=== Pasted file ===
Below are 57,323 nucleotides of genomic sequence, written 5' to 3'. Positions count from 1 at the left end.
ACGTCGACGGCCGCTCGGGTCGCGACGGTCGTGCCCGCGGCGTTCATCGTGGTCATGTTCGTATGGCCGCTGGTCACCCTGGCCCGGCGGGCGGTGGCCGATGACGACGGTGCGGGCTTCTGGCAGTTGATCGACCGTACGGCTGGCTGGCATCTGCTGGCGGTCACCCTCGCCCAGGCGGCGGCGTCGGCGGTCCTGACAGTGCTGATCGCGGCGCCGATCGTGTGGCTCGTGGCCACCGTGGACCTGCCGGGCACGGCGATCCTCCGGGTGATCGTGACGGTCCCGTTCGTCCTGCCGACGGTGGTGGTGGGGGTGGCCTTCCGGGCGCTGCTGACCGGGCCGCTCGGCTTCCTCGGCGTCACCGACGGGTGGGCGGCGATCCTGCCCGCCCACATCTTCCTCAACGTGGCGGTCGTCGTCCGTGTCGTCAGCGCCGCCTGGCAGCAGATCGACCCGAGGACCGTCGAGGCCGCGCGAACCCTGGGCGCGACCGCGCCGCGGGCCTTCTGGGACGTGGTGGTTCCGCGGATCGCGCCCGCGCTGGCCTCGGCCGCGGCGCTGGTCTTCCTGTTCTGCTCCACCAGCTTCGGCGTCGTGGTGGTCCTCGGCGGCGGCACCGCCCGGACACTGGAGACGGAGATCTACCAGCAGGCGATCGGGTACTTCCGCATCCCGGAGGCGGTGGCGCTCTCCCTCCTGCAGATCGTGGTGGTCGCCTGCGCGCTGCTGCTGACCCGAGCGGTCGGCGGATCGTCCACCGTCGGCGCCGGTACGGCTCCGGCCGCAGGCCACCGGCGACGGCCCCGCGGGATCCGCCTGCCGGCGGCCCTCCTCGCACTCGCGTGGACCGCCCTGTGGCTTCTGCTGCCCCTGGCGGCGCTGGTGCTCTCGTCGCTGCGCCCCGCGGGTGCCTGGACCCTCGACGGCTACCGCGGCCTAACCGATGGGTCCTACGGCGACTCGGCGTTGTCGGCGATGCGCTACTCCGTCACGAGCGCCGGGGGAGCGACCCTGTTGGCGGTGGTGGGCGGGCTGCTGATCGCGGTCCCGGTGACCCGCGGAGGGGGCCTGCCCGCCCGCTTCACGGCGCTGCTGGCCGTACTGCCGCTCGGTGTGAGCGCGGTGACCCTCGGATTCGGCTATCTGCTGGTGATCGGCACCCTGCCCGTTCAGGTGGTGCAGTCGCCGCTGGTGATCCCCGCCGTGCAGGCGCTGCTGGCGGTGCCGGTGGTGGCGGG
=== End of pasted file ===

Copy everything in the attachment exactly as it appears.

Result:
Below are 57,323 nucleotides of genomic sequence, written 5' to 3'. Positions count from 1 at the left end.
ACGTCGACGGCCGCTCGGGTCGCGACGGTCGTGCCCGCGGCGTTCATCGTGGTCATGTTCGTATGGCCGCTGGTCACCCTGGCCCGGCGGGCGGTGGCCGATGACGACGGTGCGGGCTTCTGGCAGTTGATCGACCGTACGGCTGGCTGGCATCTGCTGGCGGTCACCCTCGCCCAGGCGGCGGCGTCGGCGGTCCTGACAGTGCTGATCGCGGCGCCGATCGTGTGGCTCGTGGCCACCGTGGACCTGCCGGGCACGGCGATCCTCCGGGTGATCGTGACGGTCCCGTTCGTCCTGCCGACGGTGGTGGTGGGGGTGGCCTTCCGGGCGCTGCTGACCGGGCCGCTCGGCTTCCTCGGCGTCACCGACGGGTGGGCGGCGATCCTGCCCGCCCACATCTTCCTCAACGTGGCGGTCGTCGTCCGTGTCGTCAGCGCCGCCTGGCAGCAGATCGACCCGAGGACCGTCGAGGCCGCGCGAACCCTGGGCGCGACCGCGCCGCGGGCCTTCTGGGACGTGGTGGTTCCGCGGATCGCGCCCGCGCTGGCCTCGGCCGCGGCGCTGGTCTTCCTGTTCTGCTCCACCAGCTTCGGCGTCGTGGTGGTCCTCGGCGGCGGCACCGCCCGGACACTGGAGACGGAGATCTACCAGCAGGCGATCGGGTACTTCCGCATCCCGGAGGCGGTGGCGCTCTCCCTCCTGCAGATCGTGGTGGTCGCCTGCGCGCTGCTGCTGACCCGAGCGGTCGGCGGATCGTCCACCGTCGGCGCCGGTACGGCTCCGGCCGCAGGCCACCGGCGACGGCCCCGCGGGATCCGCCTGCCGGCGGCCCTCCTCGCACTCGCGTGGACCGCCCTGTGGCTTCTGCTGCCCCTGGCGGCGCTGGTGCTCTCGTCGCTGCGCCCCGCGGGTGCCTGGACCCTCGACGGCTACCGCGGCCTAACCGATGGGTCCTACGGCGACTCGGCGTTGTCGGCGATGCGCTACTCCGTCACGAGCGCCGGGGGAGCGACCCTGTTGGCGGTGGTGGGCGGGCTGCTGATCGCGGTCCCGGTGACCCGCGGAGGGGGCCTGCCCGCCCGCTTCACGGCGCTGCTGGCCGTACTGCCGCTCGGTGTGAGCGCGGTGACCCTCGGATTCGGCTATCTGCTGGTGATCGGCACCCTGCCCGTTCAGGTGGTGCAGTCGCCGCTGGTGATCCCCGCCGTGCAGGCGCTGCTGGCGGTGCCGGTGGTGGCGGG